Turning to Telemedicine in the Wake of Coronavirus

Jefferson’s Dr. Aditi Joshi shares some tips for how to use telemedicine effectively, keeping yourself and your community safe.

With the rapidly evolving COVID19 crisis, many are growing increasingly worried about access to healthcare. There are concerns that going to the doctor’s office or the emergency room could result in inadvertent exposure to the pathogen. So how do you get your questions answered, safely but quickly?

Many are turning to telemedicine, which is a perfect tool for a situation like this coronavirus outbreak. Dr. Aditi Joshi, Medical Director of JeffConnect, Jefferson’s telehealth platform, tells us how physicians have prepared for this unprecedented challenge. “As the threat of the virus has grown in the Northeast, we have seen a huge increase in the volume of patients calling in,” says Dr. Joshi. “Over the last week, there’s been almost a 100% increase in patients from one day to the next.” To keep up with the demand, the JeffConnect team has trained 108 doctors from all over Jefferson Health just over the last 3 days, ensuring that patients calling in have access to a provider. Despite the high volumes, the average wait time today is usually less than 10 minutes.

Dr. Joshi helps answer some commonly asked questions so that you can make the most of your telehealth appointment.

How do I get access to telemedicine at Jefferson?
“Simply go to your app store, download the JeffConnect app, create an account, and click to connect to a physician!” says Dr. Joshi. You can connect from any device that has video capability – your phone, tablet, laptop or desktop. JeffConnect is available 24/7.

How should I prepare for my telemedicine appointment?
“I always tell people to treat this like any other medical encounter – know your medical history, know any medications you’re taking, and be prepared to describe any symptoms you’re feeling,” advises Dr. Joshi. While the ease of telemedicine means you can call from anywhere you are, Dr. Joshi recommends moving to a quiet room with privacy. “Providers are able to do medical exams over video. I can examine whether you’re breathing normally, I can tell if you have a sinus or throat infection, I have guided family members through an abdominal exam on the patient” says Dr. Joshi. “From that exam, I can advise medications or higher level of care.”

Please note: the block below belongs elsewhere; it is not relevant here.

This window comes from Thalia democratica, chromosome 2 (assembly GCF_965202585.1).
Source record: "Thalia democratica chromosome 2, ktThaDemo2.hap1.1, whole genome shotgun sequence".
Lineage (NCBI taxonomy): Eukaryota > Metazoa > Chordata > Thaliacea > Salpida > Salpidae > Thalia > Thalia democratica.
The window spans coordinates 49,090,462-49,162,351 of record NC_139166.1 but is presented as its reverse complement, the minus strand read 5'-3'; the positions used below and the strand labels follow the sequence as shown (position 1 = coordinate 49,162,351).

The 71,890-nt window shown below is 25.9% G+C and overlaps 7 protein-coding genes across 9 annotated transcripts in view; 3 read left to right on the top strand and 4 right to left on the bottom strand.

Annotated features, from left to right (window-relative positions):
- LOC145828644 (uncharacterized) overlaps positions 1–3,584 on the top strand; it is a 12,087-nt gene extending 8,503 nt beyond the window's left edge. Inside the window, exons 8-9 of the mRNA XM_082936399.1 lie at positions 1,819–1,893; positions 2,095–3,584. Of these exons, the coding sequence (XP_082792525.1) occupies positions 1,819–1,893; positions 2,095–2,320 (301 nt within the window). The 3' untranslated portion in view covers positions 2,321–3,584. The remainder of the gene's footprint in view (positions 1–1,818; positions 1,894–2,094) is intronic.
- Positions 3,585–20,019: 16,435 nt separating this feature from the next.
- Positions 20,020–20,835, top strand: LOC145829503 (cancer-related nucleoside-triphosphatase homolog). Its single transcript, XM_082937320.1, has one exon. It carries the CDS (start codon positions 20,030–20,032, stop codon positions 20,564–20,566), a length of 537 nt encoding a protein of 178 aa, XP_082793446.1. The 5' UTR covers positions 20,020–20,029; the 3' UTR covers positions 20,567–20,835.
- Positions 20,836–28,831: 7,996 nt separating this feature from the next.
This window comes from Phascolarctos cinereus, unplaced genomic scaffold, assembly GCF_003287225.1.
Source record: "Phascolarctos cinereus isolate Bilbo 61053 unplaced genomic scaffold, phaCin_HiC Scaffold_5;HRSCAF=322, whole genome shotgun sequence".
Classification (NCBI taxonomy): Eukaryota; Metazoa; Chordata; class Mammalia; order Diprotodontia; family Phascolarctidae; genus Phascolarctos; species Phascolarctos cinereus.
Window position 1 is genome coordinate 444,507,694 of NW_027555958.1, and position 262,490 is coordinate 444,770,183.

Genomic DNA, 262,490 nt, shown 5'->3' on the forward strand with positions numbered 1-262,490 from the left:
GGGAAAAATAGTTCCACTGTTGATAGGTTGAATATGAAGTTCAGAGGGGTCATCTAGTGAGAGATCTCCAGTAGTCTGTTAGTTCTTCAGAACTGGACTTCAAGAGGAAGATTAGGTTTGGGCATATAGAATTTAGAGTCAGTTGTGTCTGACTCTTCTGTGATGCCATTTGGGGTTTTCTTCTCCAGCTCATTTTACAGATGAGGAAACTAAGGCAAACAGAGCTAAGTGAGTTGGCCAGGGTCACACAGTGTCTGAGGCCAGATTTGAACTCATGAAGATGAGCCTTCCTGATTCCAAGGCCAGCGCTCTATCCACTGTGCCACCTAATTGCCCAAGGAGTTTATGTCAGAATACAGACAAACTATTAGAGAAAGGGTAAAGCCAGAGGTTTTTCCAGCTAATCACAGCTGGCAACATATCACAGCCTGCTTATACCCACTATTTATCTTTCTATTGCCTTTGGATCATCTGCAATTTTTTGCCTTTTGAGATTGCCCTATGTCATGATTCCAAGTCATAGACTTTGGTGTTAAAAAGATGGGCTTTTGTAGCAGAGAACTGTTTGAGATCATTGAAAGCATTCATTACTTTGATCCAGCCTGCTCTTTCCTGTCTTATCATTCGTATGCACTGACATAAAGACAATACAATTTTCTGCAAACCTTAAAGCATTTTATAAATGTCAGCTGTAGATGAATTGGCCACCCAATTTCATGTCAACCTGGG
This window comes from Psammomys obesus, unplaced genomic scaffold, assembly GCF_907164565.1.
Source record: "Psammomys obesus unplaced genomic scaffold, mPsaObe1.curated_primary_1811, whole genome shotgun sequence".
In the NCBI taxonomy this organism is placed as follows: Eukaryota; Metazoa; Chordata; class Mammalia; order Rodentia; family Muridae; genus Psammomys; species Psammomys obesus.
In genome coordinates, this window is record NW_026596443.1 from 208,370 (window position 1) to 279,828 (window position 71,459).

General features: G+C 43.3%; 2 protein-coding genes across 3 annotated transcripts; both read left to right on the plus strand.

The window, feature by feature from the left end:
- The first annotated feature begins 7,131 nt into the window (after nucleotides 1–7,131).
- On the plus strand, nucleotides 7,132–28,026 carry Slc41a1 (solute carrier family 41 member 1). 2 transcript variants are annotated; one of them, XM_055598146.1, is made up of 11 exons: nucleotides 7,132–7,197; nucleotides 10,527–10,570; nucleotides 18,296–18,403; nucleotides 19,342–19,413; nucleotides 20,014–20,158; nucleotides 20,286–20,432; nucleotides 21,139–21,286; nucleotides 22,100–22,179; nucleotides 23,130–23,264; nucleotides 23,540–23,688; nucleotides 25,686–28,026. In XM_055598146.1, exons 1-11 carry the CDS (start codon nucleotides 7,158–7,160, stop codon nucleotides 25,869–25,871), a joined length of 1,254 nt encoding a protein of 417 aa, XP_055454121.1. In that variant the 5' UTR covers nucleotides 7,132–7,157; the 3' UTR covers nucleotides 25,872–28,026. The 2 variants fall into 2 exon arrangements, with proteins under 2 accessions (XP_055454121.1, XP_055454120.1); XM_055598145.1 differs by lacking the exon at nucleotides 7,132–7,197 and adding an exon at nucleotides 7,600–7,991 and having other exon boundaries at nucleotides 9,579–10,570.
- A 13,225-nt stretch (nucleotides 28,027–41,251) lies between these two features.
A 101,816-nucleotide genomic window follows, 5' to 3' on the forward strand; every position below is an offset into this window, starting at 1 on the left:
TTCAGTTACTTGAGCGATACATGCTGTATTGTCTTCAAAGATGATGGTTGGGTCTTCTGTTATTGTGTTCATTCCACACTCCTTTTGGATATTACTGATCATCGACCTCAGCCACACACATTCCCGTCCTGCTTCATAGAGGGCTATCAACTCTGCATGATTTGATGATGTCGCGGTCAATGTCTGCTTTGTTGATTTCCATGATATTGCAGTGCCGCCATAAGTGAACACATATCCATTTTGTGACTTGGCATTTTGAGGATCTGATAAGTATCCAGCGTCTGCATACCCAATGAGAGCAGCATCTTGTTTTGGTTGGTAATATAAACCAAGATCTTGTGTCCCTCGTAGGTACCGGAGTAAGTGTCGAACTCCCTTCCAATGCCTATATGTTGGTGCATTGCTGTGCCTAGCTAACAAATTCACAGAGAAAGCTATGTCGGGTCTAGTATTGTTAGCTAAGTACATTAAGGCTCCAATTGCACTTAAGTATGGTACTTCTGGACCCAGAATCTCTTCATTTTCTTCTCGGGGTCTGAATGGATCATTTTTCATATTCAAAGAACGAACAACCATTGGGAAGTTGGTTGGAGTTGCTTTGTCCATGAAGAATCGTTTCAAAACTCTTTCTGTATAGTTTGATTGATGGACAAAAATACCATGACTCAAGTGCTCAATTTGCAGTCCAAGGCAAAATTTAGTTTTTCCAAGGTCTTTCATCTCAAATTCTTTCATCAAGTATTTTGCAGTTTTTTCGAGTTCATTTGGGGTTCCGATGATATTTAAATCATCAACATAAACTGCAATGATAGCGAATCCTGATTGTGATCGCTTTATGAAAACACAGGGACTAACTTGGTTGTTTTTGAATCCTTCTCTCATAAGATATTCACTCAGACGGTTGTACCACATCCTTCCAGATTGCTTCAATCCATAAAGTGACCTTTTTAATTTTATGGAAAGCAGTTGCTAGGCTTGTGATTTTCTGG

If I am worried that I have coronavirus, what questions should I be asking?
“It’s a scary situation right now, and first and foremost, for anyone who is worried that they might be infected with COVID19, we want them to know that we’re available to help them,” says Dr. Joshi. “To get the most information from your appointment with us, you should be asking – What are warning signs or symptoms I should look out for? How do I treat my symptoms? If I do need to get tested, how do I get tested safely? If I am self-quarantining or isolating at home and have family, how do I keep others around me safe?”

Right now, we all have to be thinking about our communities and how to keep them safe. –Dr. Joshi

What kind of treatment or recommendation should I expect from my telemedicine appointment?
“Because this is an evolving situation, we want to remind people that we’re giving them the best information that we have, based on the guidelines and available testing that we have at the moment. We keep updated on changing guidelines when we get them,” says Dr. Joshi “The first thing we do is assess risk – are you experiencing mild symptoms like a dry cough? If so, we’ll recommend that you stay at home, self-quarantine and take medications to help manage those symptoms. Because of the current limitations in testing, our advice may be to not get tested for now, because there may be high-risk groups that do need testing.” Even with the current limitations in testing, Dr. Joshi tells us that they have sent 40% of their patient volume for testing, based on the risk stratification that JeffConnect’s doctors are instructed to follow. If you are experiencing more severe symptoms like difficulty breathing or speaking, this may be a sign of respiratory distress, and you will be advised to go to the emergency room.

What if I have health issues that are not related to COVID19?
“We still have a lot of people calling in who have other health concerns, and they’re scared to leave their house, or they have health issues that make them vulnerable to this disease,” says Dr. Joshi. “We are still providing care for those patients, we can do things like refill your medication, basic exams, and we can provide that reassurance that so many people are looking for right now.”

Why should I use telemedicine instead of just going to the ER?
“Right now, we all have to be thinking about our communities and how to keep them safe,” says Dr. Joshi. “A visit to the ER that could have been treated elsewhere, such as at home, risks both patients and providers being exposed, and takes up hospital beds and resources that are in such high demand.” There are many conditions like the common cold and flu that can cause symptoms that are similar to those caused by the novel coronavirus, says Dr. Joshi. A brief telemedicine visit, from the safety of your own home, can act as that first line of defense.

“You would be surprised at how much we can do and how much information we can give you through a telehealth appointment,” says Dr. Joshi. “I think sometimes people are worried about telemedicine being impersonal or not being able to talk to a real physician. We are still physicians and we are here to listen to you and give you real medical care.”

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COVID-19, Research & Innovation

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